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The Effect of Public Policies on Recent Swedish Fertility Behavior

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  • James R. Walker

Abstract

In the literature the recent upsurge in period birth rates is seen as evidence of a pronatalist effect of Sweden's extensive social insurance programs. Yet, these explanations cannot account for the downturn in birth rates in the 1970s, the delay in childbearing, and the constancy of cohort birth rates which characterize recent Swedish fertility behavior. To summarize the effect of Sweden's economic and policy environment on the observed fertility patterns, I use a neoclassical economic framework to develop the shadow price of fertility. Although strong simplifying assumptions are imposed, the estimated price series exhibit a negative relationship with period fertility rates and the change in the estimated relative prices of fertility over the life cycle lend modest support for the delayed childbearing.

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Bibliographic Info

Paper provided by EconWPA in its series Labor and Demography with number 9410001.

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Date of creation: 26 Oct 1994
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Handle: RePEc:wpa:wuwpla:9410001

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  1. Björklund, Anders, 1986. "Assessing the Decline of Wage Dispersion in Sweden," Working Paper Series 157, Research Institute of Industrial Economics.
  2. Heckman, James J, 1976. "A Life-Cycle Model of Earnings, Learning, and Consumption," Journal of Political Economy, University of Chicago Press, vol. 84(4), pages S11-44, August.
  3. Wolpin, Kenneth I, 1984. "An Estimable Dynamic Stochastic Model of Fertility and Child Mortality," Journal of Political Economy, University of Chicago Press, vol. 92(5), pages 852-74, October.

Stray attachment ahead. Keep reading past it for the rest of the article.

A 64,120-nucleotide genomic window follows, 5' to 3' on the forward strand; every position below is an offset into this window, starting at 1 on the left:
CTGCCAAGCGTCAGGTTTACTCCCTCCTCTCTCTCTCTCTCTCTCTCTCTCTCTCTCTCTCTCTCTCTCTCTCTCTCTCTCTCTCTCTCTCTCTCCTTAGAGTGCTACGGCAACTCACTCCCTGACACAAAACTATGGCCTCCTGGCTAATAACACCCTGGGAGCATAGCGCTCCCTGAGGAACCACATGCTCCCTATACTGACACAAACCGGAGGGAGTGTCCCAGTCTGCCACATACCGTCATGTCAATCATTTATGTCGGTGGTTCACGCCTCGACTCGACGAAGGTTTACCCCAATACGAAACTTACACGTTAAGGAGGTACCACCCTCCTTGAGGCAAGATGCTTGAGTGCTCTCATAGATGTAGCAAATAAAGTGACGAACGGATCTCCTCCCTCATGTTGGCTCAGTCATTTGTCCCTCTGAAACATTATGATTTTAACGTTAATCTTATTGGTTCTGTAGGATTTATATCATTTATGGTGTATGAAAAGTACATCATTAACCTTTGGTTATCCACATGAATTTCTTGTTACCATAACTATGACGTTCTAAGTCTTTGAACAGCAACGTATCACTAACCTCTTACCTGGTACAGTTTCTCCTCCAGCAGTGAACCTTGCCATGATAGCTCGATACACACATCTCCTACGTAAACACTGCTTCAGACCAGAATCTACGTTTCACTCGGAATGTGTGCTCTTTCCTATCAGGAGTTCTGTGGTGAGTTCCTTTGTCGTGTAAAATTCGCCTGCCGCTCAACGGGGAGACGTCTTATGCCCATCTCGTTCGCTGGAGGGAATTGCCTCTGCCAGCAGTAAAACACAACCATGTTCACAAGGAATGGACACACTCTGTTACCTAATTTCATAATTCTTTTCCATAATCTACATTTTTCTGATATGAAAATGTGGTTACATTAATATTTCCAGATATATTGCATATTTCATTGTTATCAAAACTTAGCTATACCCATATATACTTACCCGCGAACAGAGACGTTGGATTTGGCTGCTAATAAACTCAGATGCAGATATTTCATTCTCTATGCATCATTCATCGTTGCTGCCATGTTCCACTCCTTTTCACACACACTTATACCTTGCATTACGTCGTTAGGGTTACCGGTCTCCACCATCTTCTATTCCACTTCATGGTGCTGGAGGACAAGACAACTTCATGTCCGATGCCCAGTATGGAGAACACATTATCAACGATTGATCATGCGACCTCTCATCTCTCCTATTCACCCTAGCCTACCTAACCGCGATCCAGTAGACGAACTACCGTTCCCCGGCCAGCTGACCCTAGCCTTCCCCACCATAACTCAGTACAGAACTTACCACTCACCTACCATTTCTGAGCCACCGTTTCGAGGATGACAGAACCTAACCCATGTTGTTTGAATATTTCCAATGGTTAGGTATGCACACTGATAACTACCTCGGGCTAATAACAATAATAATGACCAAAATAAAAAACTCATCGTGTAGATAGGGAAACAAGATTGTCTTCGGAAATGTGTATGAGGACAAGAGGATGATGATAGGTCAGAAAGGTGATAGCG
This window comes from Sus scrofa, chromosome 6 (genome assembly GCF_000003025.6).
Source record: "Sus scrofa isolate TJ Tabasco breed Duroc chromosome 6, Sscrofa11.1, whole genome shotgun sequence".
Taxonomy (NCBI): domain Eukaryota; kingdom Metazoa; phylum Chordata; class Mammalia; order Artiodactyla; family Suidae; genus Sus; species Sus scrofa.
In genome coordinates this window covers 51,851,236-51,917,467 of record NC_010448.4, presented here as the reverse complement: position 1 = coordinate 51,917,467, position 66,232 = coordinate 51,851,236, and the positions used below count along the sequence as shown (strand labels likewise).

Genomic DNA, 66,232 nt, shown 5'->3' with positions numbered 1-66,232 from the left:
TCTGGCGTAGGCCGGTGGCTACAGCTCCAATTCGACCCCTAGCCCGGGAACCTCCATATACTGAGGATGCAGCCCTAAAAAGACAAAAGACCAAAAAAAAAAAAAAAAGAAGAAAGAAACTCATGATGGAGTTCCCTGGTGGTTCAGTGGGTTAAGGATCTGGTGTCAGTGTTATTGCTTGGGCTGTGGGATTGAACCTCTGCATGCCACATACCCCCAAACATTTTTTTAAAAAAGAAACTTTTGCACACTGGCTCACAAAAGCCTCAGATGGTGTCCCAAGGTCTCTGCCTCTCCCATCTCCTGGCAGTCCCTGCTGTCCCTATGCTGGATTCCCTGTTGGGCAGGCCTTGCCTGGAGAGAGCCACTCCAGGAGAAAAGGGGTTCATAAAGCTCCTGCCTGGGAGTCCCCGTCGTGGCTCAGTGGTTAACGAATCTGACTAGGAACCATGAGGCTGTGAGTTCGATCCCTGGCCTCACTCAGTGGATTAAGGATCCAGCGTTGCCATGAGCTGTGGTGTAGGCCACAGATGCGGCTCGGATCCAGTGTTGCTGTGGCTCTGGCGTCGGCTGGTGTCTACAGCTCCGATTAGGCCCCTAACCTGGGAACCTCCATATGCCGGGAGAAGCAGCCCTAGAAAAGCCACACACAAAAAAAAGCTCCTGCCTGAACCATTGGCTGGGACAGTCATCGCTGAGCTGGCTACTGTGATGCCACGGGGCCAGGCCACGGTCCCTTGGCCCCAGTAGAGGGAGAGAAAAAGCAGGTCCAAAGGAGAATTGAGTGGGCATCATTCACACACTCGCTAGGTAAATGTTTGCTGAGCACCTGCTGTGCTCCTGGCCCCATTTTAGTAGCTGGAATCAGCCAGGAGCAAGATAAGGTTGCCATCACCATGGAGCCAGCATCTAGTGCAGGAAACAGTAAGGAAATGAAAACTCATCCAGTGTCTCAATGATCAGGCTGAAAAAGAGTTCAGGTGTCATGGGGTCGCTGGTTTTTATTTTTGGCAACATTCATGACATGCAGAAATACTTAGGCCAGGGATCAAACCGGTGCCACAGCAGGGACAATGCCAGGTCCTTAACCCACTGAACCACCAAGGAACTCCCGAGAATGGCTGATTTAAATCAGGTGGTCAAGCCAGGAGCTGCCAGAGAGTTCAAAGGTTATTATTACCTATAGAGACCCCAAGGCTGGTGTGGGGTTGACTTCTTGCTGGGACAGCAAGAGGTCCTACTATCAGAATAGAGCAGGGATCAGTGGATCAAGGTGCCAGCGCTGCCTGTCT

4. Lazear, Edward P. & Michael, Robert T., 1988. "Allocation of Income within the Household," University of Chicago Press Economics Books, University of Chicago Press, edition 1, number 9780226469669, March.
  5. Deaton,Angus & Muellbauer,John, 1980. "Economics and Consumer Behavior," Cambridge Books, Cambridge University Press, number 9780521296762, April.
  6. Edin, P.A. & Holmlund, B., 1992. "The Swedish Wage Structure : The Rise and Fall of Solidarity Policy," Papers 1992-13, Uppsala - Working Paper Series.
  7. Thomas Aronsson & James R. Walker, 1997. "The Effects of Sweden's Welfare State on Labor Supply Incentives," NBER Chapters, in: The Welfare State in Transition: Reforming the Swedish Model, pages 203-266 National Bureau of Economic Research, Inc.
  8. Heckman, James J & Walker, James R, 1990. "The Relationship between Wages and Income and the Timing and Spacing of Births: Evidence from Swedish Longitudinal Data," Econometrica, Econometric Society, vol. 58(6), pages 1411-41, November.
  9. Richard B. Freeman & Lawrence F. Katz, 1995. "Differences and Changes in Wage Structures," NBER Books, National Bureau of Economic Research, Inc, number free95-1, July.
  10. Siv Gustafsson & Frank Stafford, 1992. "Child Care Subsidies and Labor Supply in Sweden," Journal of Human Resources, University of Wisconsin Press, vol. 27(1), pages 204-230.
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